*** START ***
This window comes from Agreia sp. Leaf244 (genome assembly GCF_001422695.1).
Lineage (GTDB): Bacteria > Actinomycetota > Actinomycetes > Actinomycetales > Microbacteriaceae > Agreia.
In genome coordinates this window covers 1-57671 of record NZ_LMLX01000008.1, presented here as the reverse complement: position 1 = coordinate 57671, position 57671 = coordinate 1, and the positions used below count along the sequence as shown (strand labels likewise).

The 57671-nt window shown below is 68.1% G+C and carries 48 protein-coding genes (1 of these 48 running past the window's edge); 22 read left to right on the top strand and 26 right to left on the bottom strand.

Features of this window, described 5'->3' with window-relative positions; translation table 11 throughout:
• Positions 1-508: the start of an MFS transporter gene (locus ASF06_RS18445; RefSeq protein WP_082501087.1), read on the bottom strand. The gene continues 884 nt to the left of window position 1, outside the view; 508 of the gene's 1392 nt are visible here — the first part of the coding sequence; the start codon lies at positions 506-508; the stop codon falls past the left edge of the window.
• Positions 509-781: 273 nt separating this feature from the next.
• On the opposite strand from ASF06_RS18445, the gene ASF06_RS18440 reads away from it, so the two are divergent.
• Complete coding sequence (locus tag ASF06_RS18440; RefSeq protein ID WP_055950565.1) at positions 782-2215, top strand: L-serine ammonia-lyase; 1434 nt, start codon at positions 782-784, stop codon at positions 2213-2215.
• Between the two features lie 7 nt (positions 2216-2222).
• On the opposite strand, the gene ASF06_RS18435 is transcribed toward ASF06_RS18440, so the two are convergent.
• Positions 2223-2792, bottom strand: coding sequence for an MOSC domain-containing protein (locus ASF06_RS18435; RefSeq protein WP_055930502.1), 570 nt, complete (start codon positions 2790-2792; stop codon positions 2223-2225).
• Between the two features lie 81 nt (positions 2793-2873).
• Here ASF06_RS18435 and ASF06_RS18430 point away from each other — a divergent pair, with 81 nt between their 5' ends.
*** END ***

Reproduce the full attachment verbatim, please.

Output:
This window comes from Agreia sp. Leaf244 (genome assembly GCF_001422695.1).
Lineage (GTDB): Bacteria > Actinomycetota > Actinomycetes > Actinomycetales > Microbacteriaceae > Agreia.
In genome coordinates this window covers 1-57671 of record NZ_LMLX01000008.1, presented here as the reverse complement: position 1 = coordinate 57671, position 57671 = coordinate 1, and the positions used below count along the sequence as shown (strand labels likewise).

The 57671-nt window shown below is 68.1% G+C and carries 48 protein-coding genes (1 of these 48 running past the window's edge); 22 read left to right on the top strand and 26 right to left on the bottom strand.

Features of this window, described 5'->3' with window-relative positions; translation table 11 throughout:
• Positions 1-508: the start of an MFS transporter gene (locus ASF06_RS18445; RefSeq protein WP_082501087.1), read on the bottom strand. The gene continues 884 nt to the left of window position 1, outside the view; 508 of the gene's 1392 nt are visible here — the first part of the coding sequence; the start codon lies at positions 506-508; the stop codon falls past the left edge of the window.
• Positions 509-781: 273 nt separating this feature from the next.
• On the opposite strand from ASF06_RS18445, the gene ASF06_RS18440 reads away from it, so the two are divergent.
• Complete coding sequence (locus tag ASF06_RS18440; RefSeq protein ID WP_055950565.1) at positions 782-2215, top strand: L-serine ammonia-lyase; 1434 nt, start codon at positions 782-784, stop codon at positions 2213-2215.
• Between the two features lie 7 nt (positions 2216-2222).
• On the opposite strand, the gene ASF06_RS18435 is transcribed toward ASF06_RS18440, so the two are convergent.
• Positions 2223-2792, bottom strand: coding sequence for an MOSC domain-containing protein (locus ASF06_RS18435; RefSeq protein WP_055930502.1), 570 nt, complete (start codon positions 2790-2792; stop codon positions 2223-2225).
• Between the two features lie 81 nt (positions 2793-2873).
• Here ASF06_RS18435 and ASF06_RS18430 point away from each other — a divergent pair, with 81 nt between their 5' ends.